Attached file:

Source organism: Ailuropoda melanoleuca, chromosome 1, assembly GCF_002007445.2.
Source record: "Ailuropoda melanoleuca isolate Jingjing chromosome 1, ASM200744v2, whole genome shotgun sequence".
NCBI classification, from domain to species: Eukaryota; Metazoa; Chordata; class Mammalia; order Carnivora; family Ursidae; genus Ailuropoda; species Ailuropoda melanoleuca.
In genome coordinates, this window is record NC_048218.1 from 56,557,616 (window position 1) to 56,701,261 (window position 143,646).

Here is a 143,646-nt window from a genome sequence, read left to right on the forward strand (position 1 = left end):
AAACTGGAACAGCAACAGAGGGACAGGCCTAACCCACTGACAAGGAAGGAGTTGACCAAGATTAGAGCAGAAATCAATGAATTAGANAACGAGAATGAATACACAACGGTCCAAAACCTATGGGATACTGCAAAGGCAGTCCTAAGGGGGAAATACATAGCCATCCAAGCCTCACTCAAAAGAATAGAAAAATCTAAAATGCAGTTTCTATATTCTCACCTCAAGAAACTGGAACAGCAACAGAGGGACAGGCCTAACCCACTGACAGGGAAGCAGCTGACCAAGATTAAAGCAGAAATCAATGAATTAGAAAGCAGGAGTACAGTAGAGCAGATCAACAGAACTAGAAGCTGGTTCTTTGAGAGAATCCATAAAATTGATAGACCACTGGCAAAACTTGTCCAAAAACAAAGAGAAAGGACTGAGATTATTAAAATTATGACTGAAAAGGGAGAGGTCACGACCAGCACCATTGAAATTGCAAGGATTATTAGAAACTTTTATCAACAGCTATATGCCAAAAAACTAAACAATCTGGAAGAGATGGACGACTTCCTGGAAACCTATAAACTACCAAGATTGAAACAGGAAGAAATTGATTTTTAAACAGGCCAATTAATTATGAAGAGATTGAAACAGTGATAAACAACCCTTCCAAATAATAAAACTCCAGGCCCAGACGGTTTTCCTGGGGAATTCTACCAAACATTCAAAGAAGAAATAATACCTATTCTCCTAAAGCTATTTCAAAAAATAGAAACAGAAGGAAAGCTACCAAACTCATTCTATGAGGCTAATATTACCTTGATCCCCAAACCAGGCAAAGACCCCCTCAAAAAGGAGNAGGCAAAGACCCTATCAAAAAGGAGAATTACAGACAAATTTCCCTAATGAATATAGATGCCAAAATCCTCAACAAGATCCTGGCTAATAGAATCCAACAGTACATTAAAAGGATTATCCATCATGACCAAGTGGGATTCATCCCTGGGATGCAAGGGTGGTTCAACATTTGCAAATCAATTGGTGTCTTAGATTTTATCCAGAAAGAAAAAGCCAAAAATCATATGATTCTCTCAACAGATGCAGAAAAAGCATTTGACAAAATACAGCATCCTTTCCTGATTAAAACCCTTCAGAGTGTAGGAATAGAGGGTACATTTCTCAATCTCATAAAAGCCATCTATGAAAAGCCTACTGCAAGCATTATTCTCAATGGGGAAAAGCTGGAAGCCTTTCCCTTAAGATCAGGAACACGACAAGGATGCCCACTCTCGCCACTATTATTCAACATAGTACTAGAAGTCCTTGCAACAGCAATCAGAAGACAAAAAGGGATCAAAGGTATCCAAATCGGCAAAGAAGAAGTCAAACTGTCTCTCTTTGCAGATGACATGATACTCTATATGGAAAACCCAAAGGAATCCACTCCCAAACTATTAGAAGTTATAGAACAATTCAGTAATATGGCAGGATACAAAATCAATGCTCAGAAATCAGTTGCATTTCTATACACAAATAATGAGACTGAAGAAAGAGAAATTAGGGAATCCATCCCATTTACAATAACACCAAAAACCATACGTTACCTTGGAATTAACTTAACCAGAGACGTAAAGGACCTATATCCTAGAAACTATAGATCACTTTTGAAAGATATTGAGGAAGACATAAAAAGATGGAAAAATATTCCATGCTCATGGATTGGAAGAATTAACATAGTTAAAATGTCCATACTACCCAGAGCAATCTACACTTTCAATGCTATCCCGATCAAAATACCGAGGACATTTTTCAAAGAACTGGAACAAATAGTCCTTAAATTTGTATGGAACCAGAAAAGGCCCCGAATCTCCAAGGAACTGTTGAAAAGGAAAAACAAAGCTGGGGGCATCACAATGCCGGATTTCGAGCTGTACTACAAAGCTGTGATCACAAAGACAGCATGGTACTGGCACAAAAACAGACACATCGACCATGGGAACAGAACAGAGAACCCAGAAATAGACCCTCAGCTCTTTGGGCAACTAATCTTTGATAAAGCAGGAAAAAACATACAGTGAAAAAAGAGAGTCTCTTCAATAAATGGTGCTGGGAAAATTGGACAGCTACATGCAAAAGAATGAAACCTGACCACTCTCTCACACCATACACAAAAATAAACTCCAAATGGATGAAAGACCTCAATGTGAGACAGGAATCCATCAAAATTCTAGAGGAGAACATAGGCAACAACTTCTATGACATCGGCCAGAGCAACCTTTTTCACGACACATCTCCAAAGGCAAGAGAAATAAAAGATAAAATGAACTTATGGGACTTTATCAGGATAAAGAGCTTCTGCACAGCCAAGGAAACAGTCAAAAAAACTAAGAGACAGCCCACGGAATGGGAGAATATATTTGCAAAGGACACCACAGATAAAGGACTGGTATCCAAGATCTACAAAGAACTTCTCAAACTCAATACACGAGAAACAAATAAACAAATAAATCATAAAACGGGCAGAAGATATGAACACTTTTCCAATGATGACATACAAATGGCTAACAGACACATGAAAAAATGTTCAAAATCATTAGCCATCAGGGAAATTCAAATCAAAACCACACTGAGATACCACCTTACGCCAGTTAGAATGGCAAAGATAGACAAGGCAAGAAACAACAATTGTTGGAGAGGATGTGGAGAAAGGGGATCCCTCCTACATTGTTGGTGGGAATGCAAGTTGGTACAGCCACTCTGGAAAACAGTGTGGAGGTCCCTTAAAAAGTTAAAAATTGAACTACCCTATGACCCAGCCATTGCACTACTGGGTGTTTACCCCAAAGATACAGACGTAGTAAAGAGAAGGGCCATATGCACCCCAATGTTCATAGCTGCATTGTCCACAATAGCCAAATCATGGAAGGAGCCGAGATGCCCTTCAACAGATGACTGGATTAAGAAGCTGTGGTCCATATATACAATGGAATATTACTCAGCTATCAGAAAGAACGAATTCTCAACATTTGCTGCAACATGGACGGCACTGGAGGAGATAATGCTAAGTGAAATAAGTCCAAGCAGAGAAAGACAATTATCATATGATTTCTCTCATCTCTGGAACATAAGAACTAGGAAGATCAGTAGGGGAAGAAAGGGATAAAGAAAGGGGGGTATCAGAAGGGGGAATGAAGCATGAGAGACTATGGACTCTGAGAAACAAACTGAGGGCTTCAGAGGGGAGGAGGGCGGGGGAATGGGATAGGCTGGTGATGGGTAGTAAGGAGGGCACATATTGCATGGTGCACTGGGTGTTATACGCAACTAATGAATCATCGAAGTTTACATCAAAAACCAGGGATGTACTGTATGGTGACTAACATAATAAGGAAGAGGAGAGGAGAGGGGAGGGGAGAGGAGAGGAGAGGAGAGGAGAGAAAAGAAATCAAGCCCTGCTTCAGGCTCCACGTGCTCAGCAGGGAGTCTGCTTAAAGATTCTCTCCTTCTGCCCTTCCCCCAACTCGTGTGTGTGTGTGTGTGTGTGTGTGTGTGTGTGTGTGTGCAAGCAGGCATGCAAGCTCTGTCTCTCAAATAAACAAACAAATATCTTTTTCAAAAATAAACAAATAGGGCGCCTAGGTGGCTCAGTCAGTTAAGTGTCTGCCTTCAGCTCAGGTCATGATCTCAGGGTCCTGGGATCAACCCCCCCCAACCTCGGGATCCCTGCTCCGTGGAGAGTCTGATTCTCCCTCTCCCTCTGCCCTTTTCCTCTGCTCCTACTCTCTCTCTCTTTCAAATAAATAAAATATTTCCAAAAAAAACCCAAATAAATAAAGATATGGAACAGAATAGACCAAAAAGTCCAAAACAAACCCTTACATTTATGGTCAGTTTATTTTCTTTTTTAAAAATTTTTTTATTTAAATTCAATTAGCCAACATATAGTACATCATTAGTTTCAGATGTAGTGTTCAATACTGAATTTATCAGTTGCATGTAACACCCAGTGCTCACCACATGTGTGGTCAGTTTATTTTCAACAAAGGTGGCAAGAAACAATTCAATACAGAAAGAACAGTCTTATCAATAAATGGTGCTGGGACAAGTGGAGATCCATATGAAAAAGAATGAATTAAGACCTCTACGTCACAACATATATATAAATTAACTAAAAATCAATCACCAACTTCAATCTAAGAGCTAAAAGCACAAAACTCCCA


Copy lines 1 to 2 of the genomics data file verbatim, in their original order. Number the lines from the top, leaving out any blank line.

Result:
Source organism: Ailuropoda melanoleuca, chromosome 1, assembly GCF_002007445.2.
Source record: "Ailuropoda melanoleuca isolate Jingjing chromosome 1, ASM200744v2, whole genome shotgun sequence".